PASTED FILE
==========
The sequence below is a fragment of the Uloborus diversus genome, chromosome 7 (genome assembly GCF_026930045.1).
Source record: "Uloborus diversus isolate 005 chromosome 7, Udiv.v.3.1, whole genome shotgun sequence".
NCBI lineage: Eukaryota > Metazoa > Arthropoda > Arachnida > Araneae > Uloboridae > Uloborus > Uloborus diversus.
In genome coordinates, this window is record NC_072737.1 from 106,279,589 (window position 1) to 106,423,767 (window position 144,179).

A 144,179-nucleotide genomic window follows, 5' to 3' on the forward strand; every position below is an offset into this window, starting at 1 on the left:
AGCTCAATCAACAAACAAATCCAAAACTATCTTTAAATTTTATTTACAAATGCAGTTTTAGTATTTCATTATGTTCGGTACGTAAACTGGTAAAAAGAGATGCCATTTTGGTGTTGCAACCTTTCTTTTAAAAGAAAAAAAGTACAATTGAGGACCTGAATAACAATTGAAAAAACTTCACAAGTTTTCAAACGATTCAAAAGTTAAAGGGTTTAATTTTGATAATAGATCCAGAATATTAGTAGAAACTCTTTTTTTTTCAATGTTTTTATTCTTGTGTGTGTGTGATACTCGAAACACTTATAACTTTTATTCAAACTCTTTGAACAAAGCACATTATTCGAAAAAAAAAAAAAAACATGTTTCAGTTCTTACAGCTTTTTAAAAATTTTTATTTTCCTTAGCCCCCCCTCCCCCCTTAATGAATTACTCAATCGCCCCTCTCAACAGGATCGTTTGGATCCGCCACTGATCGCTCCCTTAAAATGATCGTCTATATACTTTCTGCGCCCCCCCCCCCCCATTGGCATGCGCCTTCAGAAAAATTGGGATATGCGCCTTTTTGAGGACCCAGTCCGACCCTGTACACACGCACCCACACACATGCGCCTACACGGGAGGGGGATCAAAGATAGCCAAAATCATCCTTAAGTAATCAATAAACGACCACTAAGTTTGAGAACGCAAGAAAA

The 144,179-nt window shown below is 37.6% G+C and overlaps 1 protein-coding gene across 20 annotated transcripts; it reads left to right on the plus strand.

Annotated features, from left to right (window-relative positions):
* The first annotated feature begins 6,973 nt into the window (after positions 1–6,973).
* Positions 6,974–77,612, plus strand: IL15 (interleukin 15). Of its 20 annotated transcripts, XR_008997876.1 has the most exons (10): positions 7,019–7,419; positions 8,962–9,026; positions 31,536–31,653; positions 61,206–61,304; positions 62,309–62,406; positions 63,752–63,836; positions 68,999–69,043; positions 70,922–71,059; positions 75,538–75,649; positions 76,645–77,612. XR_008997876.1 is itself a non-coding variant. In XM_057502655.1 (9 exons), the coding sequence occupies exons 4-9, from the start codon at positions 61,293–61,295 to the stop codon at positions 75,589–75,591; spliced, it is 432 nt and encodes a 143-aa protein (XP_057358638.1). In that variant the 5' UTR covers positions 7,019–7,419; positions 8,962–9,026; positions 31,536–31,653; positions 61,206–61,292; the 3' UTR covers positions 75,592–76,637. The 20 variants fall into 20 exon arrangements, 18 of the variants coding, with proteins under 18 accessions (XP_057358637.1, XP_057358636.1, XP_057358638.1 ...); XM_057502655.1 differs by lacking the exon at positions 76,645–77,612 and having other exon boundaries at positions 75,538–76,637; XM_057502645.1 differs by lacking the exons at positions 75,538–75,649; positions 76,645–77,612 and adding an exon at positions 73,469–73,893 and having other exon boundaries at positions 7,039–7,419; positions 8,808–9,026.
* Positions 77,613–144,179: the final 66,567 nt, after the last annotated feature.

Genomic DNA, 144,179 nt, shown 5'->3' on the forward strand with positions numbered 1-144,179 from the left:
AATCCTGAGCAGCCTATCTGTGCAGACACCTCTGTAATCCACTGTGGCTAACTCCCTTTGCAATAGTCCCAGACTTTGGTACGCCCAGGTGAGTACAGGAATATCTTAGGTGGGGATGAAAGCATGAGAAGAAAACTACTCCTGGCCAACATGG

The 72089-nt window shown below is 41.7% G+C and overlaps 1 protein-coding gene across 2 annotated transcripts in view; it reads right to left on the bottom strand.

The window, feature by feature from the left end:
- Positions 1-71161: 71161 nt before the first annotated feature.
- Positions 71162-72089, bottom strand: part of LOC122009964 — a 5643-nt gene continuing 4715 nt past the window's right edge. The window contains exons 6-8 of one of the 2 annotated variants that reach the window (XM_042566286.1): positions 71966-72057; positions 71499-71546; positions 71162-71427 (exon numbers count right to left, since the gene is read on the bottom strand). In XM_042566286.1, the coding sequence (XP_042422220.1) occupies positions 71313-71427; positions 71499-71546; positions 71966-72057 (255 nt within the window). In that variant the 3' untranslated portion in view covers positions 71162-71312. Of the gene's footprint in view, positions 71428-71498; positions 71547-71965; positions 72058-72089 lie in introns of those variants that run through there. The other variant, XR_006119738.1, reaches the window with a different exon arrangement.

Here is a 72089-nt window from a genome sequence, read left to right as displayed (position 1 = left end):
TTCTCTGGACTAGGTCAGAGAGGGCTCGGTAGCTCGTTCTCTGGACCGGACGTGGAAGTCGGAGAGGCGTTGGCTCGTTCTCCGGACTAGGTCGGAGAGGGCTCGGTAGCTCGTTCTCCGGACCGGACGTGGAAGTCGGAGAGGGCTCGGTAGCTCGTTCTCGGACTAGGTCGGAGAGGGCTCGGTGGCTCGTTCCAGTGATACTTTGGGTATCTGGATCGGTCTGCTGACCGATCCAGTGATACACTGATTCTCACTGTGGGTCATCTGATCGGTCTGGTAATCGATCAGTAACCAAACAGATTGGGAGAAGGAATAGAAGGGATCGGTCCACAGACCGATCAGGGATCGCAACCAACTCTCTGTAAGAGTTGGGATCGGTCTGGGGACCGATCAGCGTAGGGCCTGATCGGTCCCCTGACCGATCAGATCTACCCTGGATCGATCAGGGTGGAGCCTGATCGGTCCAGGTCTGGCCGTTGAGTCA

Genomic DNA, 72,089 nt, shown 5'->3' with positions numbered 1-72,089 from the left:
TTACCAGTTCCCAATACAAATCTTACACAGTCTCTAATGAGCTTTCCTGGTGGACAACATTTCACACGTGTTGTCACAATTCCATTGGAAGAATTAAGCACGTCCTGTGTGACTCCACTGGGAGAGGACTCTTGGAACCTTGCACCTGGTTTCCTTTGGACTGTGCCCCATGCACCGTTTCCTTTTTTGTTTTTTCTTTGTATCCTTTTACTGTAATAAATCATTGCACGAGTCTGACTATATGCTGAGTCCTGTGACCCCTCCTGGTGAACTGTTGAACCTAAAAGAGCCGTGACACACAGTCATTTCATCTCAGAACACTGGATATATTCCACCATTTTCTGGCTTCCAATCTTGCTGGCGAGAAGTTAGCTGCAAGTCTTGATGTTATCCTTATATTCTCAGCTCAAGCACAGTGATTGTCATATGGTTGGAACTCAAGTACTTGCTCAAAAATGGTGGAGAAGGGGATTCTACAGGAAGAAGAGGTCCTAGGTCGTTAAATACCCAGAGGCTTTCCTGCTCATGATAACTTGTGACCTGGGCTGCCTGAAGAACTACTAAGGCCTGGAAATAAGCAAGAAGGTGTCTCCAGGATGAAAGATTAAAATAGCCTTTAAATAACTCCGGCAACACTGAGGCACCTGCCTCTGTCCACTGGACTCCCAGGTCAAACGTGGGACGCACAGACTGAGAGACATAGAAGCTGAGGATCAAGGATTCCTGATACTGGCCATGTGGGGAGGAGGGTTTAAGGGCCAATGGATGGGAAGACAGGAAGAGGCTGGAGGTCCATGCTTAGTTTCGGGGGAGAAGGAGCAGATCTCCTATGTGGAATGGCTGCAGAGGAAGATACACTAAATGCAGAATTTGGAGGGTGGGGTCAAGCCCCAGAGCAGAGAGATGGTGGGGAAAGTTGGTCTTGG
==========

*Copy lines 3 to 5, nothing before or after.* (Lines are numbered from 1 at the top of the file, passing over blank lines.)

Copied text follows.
NCBI lineage: Eukaryota > Metazoa > Arthropoda > Arachnida > Araneae > Uloboridae > Uloborus > Uloborus diversus.
In genome coordinates, this window is record NC_072737.1 from 106,279,589 (window position 1) to 106,423,767 (window position 144,179).

A 144,179-nucleotide genomic window follows, 5' to 3' on the forward strand; every position below is an offset into this window, starting at 1 on the left: